“House Democrats think this trade-off should be debated and voted on in the light of day. With Washington Republicans sharpening their budget knives to cut spending on national priorities such as education, border security and public safety, it is hard to believe they think it’s wise to give a windfall to heirs such as Paris Hilton. Let’s find out if Republicans really want to jeopardize income tax, payroll tax and estate tax relief for every American in order to provide a budget-busting bonanza to the country’s richest estates.”
Russell Berman and Mike Lillis reported yesterday at The Hill Online that, “The chairwoman of the House Rules Committee, Rep. Louise Slaughter (D-N.Y.), said there would likely be a separate House vote on changing the estate tax provision, which several lawmakers have called a giveaway to Republicans. ‘I think we’ll give it a try, yes,’ Slaughter told reporters after leaving the [Democratic caucus] meeting [Tuesday].”
As some House opposition to the tax package appears to soften, while estate tax concerns remain, Lori Montgomery pointed out in her Washington Post article today that, “As liberals complained, a growing chorus of conservatives also criticized the tax package, particularly its failure to permanently extend the Bush-era cuts.”
More specifically, Jennifer Steinhauer reported in today’s New York Times that, “Republicans are under pressure from the Tea Party movement and some other conservatives to reject the compromise tax bill, potentially complicating its passage and highlighting how the Republican Party is likely to face a persistent rightward push when it takes control of the House next month.”
The Times article pointed out that, “The tax-cut package passed its first test in the Senate on Monday with overwhelming Republican support, and the number of House Republicans who have expressed opposition remains limited. The Senate is expected to vote on the bill as early as Wednesday morning, and the House could take it up shortly after.
“Aides to House Republican leaders said they still expected a sizable majority of their members to vote for the legislation. But each defecting Republican represents another Democrat who must be swayed to vote for the bill — which has already been decried by many in that caucus — and adds to the public relations problem for the legislation, which neither party has promoted as a thing of beauty.”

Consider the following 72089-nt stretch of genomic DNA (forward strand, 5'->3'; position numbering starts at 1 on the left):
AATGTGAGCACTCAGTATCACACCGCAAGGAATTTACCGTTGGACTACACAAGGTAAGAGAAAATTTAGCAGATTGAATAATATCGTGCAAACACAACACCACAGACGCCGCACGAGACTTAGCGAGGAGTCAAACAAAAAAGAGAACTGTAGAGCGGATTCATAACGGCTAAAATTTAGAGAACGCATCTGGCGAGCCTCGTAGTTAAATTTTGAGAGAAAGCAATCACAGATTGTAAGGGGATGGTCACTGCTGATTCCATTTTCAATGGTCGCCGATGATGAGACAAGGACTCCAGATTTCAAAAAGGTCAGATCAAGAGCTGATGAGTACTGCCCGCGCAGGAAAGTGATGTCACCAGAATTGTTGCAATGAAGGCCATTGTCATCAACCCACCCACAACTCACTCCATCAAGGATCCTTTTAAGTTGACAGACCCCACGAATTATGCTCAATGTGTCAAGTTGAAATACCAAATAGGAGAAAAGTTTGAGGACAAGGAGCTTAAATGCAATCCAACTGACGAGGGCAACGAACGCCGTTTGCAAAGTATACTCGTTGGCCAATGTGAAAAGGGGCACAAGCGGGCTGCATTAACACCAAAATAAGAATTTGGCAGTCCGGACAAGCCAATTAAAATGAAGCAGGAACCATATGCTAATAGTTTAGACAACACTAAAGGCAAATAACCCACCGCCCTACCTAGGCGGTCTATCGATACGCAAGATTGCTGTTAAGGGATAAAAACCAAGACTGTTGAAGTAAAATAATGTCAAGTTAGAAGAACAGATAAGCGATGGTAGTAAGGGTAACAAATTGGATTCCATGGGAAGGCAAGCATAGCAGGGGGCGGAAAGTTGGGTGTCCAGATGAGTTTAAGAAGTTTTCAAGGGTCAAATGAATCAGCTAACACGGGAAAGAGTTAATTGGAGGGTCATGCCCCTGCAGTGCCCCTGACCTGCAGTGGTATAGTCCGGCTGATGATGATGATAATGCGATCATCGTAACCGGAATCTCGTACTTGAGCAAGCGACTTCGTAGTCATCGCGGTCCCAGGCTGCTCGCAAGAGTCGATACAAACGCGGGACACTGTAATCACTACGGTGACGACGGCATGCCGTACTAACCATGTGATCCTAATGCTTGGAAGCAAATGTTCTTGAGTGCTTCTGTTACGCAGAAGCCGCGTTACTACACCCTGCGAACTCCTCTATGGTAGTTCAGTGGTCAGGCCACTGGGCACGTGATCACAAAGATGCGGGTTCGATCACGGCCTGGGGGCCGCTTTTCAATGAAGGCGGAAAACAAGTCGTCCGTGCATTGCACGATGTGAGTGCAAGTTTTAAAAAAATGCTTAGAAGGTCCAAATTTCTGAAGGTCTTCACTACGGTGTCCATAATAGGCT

Similarly, Molly K. Hooper reported yesterday at The Hill Online that, “A growing number of Republican lawmakers in the House say they will oppose the tax-cut bill that is headed their way.”
And with respect to the executive branch, an update posted yesterday at Politico reported that, “President Obama has had ‘good conversations’ with members of the House over passing his tax deal with Republicans, [White House press secretary Robert Gibbs] said. ‘I think we are on a path toward getting this agreement through the House,’ he said.”
Tax Issues: Biofuels
Reuters writers Charles Abbott and Tom Doggett reported yesterday that, “U.S. Senate leaders have not decided whether to allow a vote on an amendment to cut the U.S. ethanol tax credit by 20 percent that would be part of a massive tax bill, said Senate aides on Tuesday.”
“When the Senate convened on Tuesday morning, Majority Leader Harry Reid said the Senate would be able to vote soon on the $858 billion tax-cut package. He did not discuss potential amendments such as Senator Dianne Feinstein’s proposal to cut the ethanol credit to 36 cents.”
The Reuters article added that, “Feinstein’s office says it has not been told by leadership if a vote will be allowed on the ethanol amendment. The bill is being considered under a format that allows any senator to block discussion of an amendment.
“Other Senate aides and ethanol lobbyists said they had no word if there would be a vote on ethanol incentives.”
Todd Neeley reported yesterday at the DTN Ethanol Blog that, “Chances are that an attempt by Sen. Dianne Feinstein, D-Calif., to amend a Senate proposal to extend the 45-cent volumetric ethanol excise tax credit and the 54-cent import tariff for one year, won’t see the light of day, Sen. Charles Grassley, R-Iowa, said during his weekly press conference with agriculture reporters Tuesday.”
Meanwhile, Daniel Looker reported yesterday at Agriculture Online that, “So far, Senator Chuck Grassley and other Midwestern senators from both parties seem to have salvaged ethanol and biodiesel tax credits for another year.
“But next year they’re not expecting to maintain the status quo, Grassley told reporters Tuesday.
“‘I think where we are for next year, we’re all kind of committed to taking a new approach and the phasing out of the tax credits,’ Grassley told Agriculture.com.”
Mr. Looker added that, “Grassley said he would like to see a five- or ten-year phase out that would shift public support to more flexible fuel vehicles, blender pumps and dedicated ethanol pipelines for what he calls ‘a maturing industry’ that’s not quite ready to stand on its own.